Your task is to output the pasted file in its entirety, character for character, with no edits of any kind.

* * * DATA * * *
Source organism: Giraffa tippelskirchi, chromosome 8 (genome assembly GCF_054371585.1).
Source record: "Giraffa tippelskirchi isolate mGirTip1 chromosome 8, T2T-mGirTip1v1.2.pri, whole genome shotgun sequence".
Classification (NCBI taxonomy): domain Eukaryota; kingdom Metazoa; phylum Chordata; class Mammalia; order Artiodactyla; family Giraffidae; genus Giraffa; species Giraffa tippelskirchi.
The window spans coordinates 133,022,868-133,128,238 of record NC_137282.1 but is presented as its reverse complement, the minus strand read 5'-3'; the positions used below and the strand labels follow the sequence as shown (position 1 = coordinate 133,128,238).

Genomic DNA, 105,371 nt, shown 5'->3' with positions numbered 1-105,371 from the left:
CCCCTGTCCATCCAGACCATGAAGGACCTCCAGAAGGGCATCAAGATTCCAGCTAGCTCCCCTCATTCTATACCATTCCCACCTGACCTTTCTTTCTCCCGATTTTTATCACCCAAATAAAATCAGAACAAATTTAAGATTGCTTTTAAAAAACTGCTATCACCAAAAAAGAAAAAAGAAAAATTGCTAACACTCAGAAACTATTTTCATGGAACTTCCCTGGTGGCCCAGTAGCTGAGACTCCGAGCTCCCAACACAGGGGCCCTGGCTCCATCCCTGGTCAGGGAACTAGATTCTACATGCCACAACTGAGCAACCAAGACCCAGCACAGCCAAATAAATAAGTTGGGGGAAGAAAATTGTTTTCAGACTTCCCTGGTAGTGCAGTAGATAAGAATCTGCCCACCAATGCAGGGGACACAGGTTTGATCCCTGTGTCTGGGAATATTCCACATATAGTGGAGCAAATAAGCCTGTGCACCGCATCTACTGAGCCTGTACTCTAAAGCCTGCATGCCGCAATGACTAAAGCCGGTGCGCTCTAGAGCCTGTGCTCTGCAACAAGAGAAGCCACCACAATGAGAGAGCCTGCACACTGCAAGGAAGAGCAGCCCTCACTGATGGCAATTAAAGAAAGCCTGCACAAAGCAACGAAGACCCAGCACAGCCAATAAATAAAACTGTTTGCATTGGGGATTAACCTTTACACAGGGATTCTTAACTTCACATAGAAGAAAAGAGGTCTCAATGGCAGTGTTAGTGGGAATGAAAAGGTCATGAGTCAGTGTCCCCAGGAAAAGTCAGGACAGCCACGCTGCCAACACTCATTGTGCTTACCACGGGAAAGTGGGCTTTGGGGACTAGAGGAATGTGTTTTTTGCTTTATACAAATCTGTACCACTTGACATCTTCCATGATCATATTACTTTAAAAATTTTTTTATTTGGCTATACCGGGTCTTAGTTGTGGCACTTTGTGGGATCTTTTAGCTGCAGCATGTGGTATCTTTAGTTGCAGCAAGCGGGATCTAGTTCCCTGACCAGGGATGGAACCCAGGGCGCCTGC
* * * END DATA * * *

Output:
Source organism: Giraffa tippelskirchi, chromosome 8 (genome assembly GCF_054371585.1).
Source record: "Giraffa tippelskirchi isolate mGirTip1 chromosome 8, T2T-mGirTip1v1.2.pri, whole genome shotgun sequence".
Classification (NCBI taxonomy): domain Eukaryota; kingdom Metazoa; phylum Chordata; class Mammalia; order Artiodactyla; family Giraffidae; genus Giraffa; species Giraffa tippelskirchi.
The window spans coordinates 133,022,868-133,128,238 of record NC_137282.1 but is presented as its reverse complement, the minus strand read 5'-3'; the positions used below and the strand labels follow the sequence as shown (position 1 = coordinate 133,128,238).

Genomic DNA, 105,371 nt, shown 5'->3' with positions numbered 1-105,371 from the left:
CCCCTGTCCATCCAGACCATGAAGGACCTCCAGAAGGGCATCAAGATTCCAGCTAGCTCCCCTCATTCTATACCATTCCCACCTGACCTTTCTTTCTCCCGATTTTTATCACCCAAATAAAATCAGAACAAATTTAAGATTGCTTTTAAAAAACTGCTATCACCAAAAAAGAAAAAAGAAAAATTGCTAACACTCAGAAACTATTTTCATGGAACTTCCCTGGTGGCCCAGTAGCTGAGACTCCGAGCTCCCAACACAGGGGCCCTGGCTCCATCCCTGGTCAGGGAACTAGATTCTACATGCCACAACTGAGCAACCAAGACCCAGCACAGCCAAATAAATAAGTTGGGGGAAGAAAATTGTTTTCAGACTTCCCTGGTAGTGCAGTAGATAAGAATCTGCCCACCAATGCAGGGGACACAGGTTTGATCCCTGTGTCTGGGAATATTCCACATATAGTGGAGCAAATAAGCCTGTGCACCGCATCTACTGAGCCTGTACTCTAAAGCCTGCATGCCGCAATGACTAAAGCCGGTGCGCTCTAGAGCCTGTGCTCTGCAACAAGAGAAGCCACCACAATGAGAGAGCCTGCACACTGCAAGGAAGAGCAGCCCTCACTGATGGCAATTAAAGAAAGCCTGCACAAAGCAACGAAGACCCAGCACAGCCAATAAATAAAACTGTTTGCATTGGGGATTAACCTTTACACAGGGATTCTTAACTTCACATAGAAGAAAAGAGGTCTCAATGGCAGTGTTAGTGGGAATGAAAAGGTCATGAGTCAGTGTCCCCAGGAAAAGTCAGGACAGCCACGCTGCCAACACTCATTGTGCTTACCACGGGAAAGTGGGCTTTGGGGACTAGAGGAATGTGTTTTTTGCTTTATACAAATCTGTACCACTTGACATCTTCCATGATCATATTACTTTAAAAATTTTTTTATTTGGCTATACCGGGTCTTAGTTGTGGCACTTTGTGGGATCTTTTAGCTGCAGCATGTGGTATCTTTAGTTGCAGCAAGCGGGATCTAGTTCCCTGACCAGGGATGGAACCCAGGGCGCCTGC